Interacting, diverse microbe-sediment systems exist in natural environments today but have not yet been recognized in the oldest records of life on Earth (older than 3.3 Ga) because of lack of distinctive biomarker molecules and patchy preservation of microbial paleocommunities. In an in-situ outcrop- to microbial-scale study, we have differentiated probable phototrophic, chemolithotrophic, and chemo-organotrophic fossil microbial signatures in a nearshore volcanogenic sedimentary setting in 3.33 Ga rocks of the Josefsdal Chert, Barberton greenstone belt, South Africa, while demonstrating the importance of contemporaneous hydrothermal activity. Hydrothermal fluids, as a nutrient source, strongly controlled the development and distribution of the microbial communities and, as a silicifying agent, contributed to their rapid fossilization. We thus show that intricate microbe-sediment systems are deep-rooted in time and that at least some early life may indeed have been thermophilic.
Microbial communities in natural environments exist as multispecies assemblages that interact directly with one another and with their surroundings, and thus can be viewed as distinctive systems (Nealson, 1997). For example, a wide diversity of organotrophic and lithotrophic (chemotrophic) microorganisms has been described in present-day, carbon-rich hydrothermally influenced basaltic sediments (Callac et al., 2013), similar to those described from early Earth. However, lack of specific biomarker preservation in very ancient rocks (Summons, 1993) and haphazard preservation of microbial communities in general (Campbell et al., 2001; Orange et al., 2009) make tracing such systems in fossilized form to the oldest records of life on Earth (early Archean, older than 3.3 Ga) very challenging. Nevertheless, phototrophic microbial communities in early to mid-Archean (ca. 3.5–3.2 Ga) strata of South Africa and Australia have been well documented (Tice, 2009; Allwood et al., 2006; Heubeck, 2009; Westall et al., 2006, 2011a, 2011b). On the other hand, no previous investigations have recognized and addressed the syngenetic diversity of Archean microbial paleocommunities—both phototrophs and chemotrophs —within their sedimentary habitats at the microbial scale and using in-situ methods. Here we describe a macroscopic to microscopic investigation of the sedimentary and geochemical settings of widespread, fossilized phototrophic and chemotrophic microorganisms in early to mid-Archean (3.33 Ga) coastal sediments from the Josefsdal Chert, Barberton greenstone belt, South Africa. We also emphasize the importance of contemporaneous hydrothermal activity both as a source of energy for biomass production and as the means of preserving the biosignatures.
MATERIALS AND METHODS
Field investigations to study and sample the Josefsdal Chert (25°57.949′S, 31°04.712′E; Fig. 1) were carried out between 1999 and 2014, with detailed maps and stratigraphic sections constructed during the 2012 and 2014 campaigns. Raman analyses were completed at the Centre de Biophysique Moléculaire–Centre National de la Recherche Scientifique (Orléans, France) on polished thin sections using a WITec Alpha500 RA Raman spectrometer (Foucher and Westall, 2013). Whole-rock analyses were conducted utilizing laser ablation–inductively coupled plasma–mass spectrometry (LA-ICP-MS) and ICP–optical emission spectrometry (ICP-OES) at the University of Cardiff (UK). In-situ elemental mapping was undertaken on 60–80-µm-thick rock sections by proton induced X-ray emission (PIXE) spectrometry at the Applications Interdisciplinaires des Faisceaux d’Ions en Région Aquitaine (AIFIRA) facility, Centre des Etudes Nucléaires de Bordeaux-Gradignan (France). In-situ δ13C and δ34S measurements were made on polished rock surfaces and thin sections using a Cameca 1280 HR microprobe at the Centre de Recherches Pétrographiques et Géochimiques (Vandœuvre-lès-Nancy, France). Details of the operating conditions for the various analytical techniques can be found in the Methods section of the GSA Data Repository1.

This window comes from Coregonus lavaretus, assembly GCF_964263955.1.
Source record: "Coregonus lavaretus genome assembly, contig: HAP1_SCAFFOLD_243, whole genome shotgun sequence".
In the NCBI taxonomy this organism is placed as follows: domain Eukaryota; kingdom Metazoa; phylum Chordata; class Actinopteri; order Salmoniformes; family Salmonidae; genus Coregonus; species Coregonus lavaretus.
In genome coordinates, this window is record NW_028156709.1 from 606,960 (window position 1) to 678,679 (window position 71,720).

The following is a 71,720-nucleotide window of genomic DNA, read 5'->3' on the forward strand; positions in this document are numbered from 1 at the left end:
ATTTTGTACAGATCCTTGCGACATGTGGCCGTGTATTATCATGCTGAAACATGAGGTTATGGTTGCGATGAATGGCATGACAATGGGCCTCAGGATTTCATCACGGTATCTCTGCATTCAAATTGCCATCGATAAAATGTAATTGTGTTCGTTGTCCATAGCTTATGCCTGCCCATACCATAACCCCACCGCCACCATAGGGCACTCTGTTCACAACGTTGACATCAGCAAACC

SHALLOW-WATER SEDIMENTARY CONTEXT
The early Archean Josefsdal Chert comprises a thin package (6–30 m) of silicified, mainly sandy to silty volcanogenic sediments sandwiched between thick basaltic volcanic sequences (Lowe, 1999) (Figs. 1 and 2A). Mapped as the 3.33 Ga (Byerly et al., 1996) K3c chert (Lowe et al., 2012), the Josefsdal Chert crops out over a distance of several kilometers (Fig. 1). Four stratigraphic units (1–4) containing four interbedded sedimentary (chert) facies associations (A–D) were deposited under shifting energy conditions in a nearshore paleoenvironment (Fig. 2). The basal portion (unit 1) comprises swaley to hummocky, cross-stratified, well-sorted sandstone representing upper offshore to shoreface storm deposits (Dumas and Arnott, 2006) (facies A; Fig. 2B). These strata grade upward into red, iron-stained, parallel-laminated, poorly sorted sand and mud in thickening-thinning, rhythmic packages (facies B; Fig. 2C), indicative of a tidally influenced, fair-weather shoreface setting and dominating unit 2. Unit 2 is capped by a distinctive black and white banded chert (facies C; Fig. 2D).
The upper portion of the studied sequence (units 3 and 4) constitutes alternations of parallel-laminated to rippled—some oscillatory—sandstone (facies D; Fig. 2E), swaley to hummocky cross-stratified sandstone (facies A), and facies C, developed in shoreface to foreshore settings. Rare desiccation cracks in facies A point to occasional subaerial exposure. Uniform, parallel laminae and thin beds of graded lapilli, signifying individual volcanic episodes, are particularly common in the green and black cherts of facies D (Fig. 2E) and allow very accurate local correlation to be established between outcrops A–N (Fig. 1C; Fig. DR1 in the Data Repository). See Table DR1 in the Data Repository for a detailed description of the sedimentary facies and Figure DR2 for field photographs with comparisons to analogous Phanerozoic shallow-marine sedimentary structures.
PENECONTEMPORANEOUS HYDROTHERMAL ACTIVITY
There is significant evidence for paleohydrothermal activity in the Josefsdal area, its timing estimated to have ranged from contemporaneous with sedimentation to early post-lithification. The pervasive silicification of Josefsdal sediments (95% to >99% SiO2) and the immediately underlying basalts was due to pore water circulation of hydrothermal fluids enriched in silica originating from Si-enriched seawater–rock interactions, as indicated by their trace element signature (e.g. As, Ni, and Cu; Fig. DR3), Mud of Queensland (MUQ)–normalized (Bolhar et al., 2005) rare earth element + Y patterns, and positive Y and Eu anomalies (Table DR2) (cf. Hofmann and Harris, 2008). Soft deformation of the finely laminated photosynthetic microbial biofilms (Fig. DR4) and of some intercalated horizons of clear silica (Fig. DR5) are evidence for the contemporaneous injection of hydrothermal fluids and/or hydrothermal trace element–enriched pore waters. The lack of compaction and exceptional preservation state of the photosynthetic biosignatures (Fig. 3; Fig. DR4) indicate that polymerization of the siliceous pore waters was rapid. Some thin beds of platy intraformational conglomerate developed in situ, and may have been influenced in their formation by hydrothermal fluid injections which, in places, also infiltrated into partially lithified (silicified) sediment layers (e.g., Figs. 2B and 2D; Fig. DR5A), locally forming botryoidal chert sills up to 10 cm thick. Moreover, vertical, white to translucent chert dikes (up to 40 cm wide and up to 10 m long) indicate slightly to somewhat later fluid injection into lithified, lower (facies A only) Josefsdal sediments (Fig. 2B). At Josefsdal, our results are consistent with evidence for Archean hydrothermal activity driven by the circulation of Si-enriched seawater through cooling lavas as seen elsewhere in the Barberton greenstone belt (Hofmann and Harris, 2008) and the Pilbara (Australia; e.g., van den Boorn et al., 2007).